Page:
My thoughts exactly! And expect the unexpected as things break when you actually start switching things off.

      2. Peter2 Silver badge

        Re: Really?

        The real "skills shortage" if you could call it that is with the users. I'd be interested to know how many of those physical boxes are acting as terminal servers.

        The upgrade from 2003 TS is sensibly 2012 RDS. Sadly, this uses TIFKAM which may be the biggest barrier to an upgrade ever devised.

        The only remaining 2003 box we have is our terminal server, which is almost certainly going to be in use long past the EOL date simply because of user rejection of the fucking awful touch screen interface.

        Now try selling (expensive!) RDS licenses to upgrade to that, which will lower the productivity of anybody using it.

        One can't help but think that a "Plus pack" for RDS on 2012 containing a Win7 like interface would dramatically improve the adoption of 2012.

        1. Anonymous Coward
          Anonymous Coward

          Re: Really?

          @Peter2 I have to completely disagree with you there. We're at the point now where users are using Windows 8 at home and wondering why the work computer is so dated. It's the perception of IT people that users can't handle change holding up that change, not the ability of the users. At home that same set of users has managed quite well with updated versions of Office, updated Windows, iPads, Android tablets, Facebook, video messaging and various other completely new things. Somehow they coped without extensive training and therapy. From what I've seen, it's actually IT staff who don't like Windows 8 and are trying to keep users away from it. The abbreviation TIKFAM is a classic example - describing a menu as an interface to suit your agenda. I agree that full screen touch apps ought to be disabled on a corporate non touch desktop, but to imply a user is too stupid to click the massive outlook tile to open their email is ridiculous.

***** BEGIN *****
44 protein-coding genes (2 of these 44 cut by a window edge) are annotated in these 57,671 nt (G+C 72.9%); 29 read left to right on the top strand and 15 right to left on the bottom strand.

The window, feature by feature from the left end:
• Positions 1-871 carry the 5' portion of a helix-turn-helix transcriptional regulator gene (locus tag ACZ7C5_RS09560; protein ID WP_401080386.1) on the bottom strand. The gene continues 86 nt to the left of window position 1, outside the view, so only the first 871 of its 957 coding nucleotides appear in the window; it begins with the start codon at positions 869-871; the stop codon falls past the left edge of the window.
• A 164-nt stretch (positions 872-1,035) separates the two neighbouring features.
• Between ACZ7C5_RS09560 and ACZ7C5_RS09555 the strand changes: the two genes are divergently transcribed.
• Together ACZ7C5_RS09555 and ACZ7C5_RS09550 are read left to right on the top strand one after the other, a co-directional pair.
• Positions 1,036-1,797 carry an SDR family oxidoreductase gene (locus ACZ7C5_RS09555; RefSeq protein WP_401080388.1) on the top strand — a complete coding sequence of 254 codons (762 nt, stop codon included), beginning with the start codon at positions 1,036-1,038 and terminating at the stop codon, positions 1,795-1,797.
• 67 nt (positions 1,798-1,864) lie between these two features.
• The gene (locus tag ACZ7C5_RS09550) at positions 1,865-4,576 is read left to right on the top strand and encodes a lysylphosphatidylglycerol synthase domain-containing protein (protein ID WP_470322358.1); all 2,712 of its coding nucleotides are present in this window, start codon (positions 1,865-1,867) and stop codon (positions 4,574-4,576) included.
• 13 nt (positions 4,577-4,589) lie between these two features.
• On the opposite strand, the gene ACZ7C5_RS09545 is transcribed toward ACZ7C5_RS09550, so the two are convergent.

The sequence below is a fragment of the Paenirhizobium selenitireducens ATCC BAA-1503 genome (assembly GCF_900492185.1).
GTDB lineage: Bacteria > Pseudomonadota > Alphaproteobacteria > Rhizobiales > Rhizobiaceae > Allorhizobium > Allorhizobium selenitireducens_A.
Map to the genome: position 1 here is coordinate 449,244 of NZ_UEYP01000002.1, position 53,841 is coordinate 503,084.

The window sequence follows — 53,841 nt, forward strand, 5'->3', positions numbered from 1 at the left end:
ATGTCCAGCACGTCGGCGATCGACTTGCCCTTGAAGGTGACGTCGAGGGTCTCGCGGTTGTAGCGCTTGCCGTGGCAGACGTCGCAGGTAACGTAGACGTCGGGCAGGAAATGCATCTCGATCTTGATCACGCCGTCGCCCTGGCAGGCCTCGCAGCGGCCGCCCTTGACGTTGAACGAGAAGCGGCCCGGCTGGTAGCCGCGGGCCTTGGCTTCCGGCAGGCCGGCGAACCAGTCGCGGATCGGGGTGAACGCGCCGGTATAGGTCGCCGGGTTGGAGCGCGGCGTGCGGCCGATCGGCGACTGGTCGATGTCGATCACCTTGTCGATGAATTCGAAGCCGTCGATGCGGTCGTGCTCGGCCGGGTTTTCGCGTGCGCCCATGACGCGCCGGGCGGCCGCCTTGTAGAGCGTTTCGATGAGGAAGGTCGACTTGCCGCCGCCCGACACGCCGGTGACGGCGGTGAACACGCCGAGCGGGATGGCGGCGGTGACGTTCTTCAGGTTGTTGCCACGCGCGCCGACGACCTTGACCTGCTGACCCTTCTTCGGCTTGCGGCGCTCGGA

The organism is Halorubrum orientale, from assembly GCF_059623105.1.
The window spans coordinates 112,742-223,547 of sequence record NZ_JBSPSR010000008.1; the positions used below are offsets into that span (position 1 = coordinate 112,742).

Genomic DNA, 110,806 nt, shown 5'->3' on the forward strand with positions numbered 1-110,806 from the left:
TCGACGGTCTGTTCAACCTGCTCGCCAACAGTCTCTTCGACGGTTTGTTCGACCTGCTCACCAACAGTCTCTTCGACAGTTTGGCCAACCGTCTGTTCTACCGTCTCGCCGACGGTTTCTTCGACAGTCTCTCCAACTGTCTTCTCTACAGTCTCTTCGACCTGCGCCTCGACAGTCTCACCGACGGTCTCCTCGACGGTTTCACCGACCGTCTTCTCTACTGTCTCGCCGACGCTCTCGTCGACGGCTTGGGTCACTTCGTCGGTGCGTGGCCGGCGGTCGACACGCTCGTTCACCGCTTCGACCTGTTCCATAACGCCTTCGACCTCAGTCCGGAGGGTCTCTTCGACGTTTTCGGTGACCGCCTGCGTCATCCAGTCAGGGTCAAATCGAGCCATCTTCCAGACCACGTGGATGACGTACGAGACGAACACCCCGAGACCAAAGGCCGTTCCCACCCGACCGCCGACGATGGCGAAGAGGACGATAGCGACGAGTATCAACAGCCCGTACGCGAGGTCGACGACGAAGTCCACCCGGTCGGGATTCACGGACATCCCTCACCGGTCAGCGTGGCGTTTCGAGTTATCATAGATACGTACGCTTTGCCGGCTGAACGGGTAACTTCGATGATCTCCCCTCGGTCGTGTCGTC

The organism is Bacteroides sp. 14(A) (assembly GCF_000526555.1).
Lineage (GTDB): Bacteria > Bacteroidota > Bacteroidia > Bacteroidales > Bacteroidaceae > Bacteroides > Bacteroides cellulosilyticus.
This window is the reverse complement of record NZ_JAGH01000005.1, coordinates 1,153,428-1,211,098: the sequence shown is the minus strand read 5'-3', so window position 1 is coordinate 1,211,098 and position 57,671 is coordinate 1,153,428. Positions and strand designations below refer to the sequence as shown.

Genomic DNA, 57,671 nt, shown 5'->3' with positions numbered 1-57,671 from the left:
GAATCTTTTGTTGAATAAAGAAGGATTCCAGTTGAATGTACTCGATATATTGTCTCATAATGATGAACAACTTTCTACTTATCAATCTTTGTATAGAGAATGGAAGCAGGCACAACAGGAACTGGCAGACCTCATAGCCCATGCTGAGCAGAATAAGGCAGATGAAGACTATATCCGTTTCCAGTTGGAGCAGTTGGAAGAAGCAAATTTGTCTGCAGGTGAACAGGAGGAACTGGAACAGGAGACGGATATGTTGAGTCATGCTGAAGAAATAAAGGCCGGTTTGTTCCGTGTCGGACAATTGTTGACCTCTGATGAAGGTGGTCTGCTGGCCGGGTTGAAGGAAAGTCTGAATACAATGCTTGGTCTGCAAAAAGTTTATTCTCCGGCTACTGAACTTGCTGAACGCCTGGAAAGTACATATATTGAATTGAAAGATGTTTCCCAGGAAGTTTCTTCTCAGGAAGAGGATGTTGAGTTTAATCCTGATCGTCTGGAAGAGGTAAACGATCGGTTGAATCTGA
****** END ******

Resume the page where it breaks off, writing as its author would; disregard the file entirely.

2. Anonymous Coward
          Anonymous Coward

          Re: Really?

          "The upgrade from 2003 TS is sensibly 2012 RDS. Sadly, this uses TIFKAM which may be the biggest barrier to an upgrade ever devised."

          No issues at all here migrating hundreds of users and many different applications to RDS on Server 2012 R2. In fact users definitely preferred the new environment.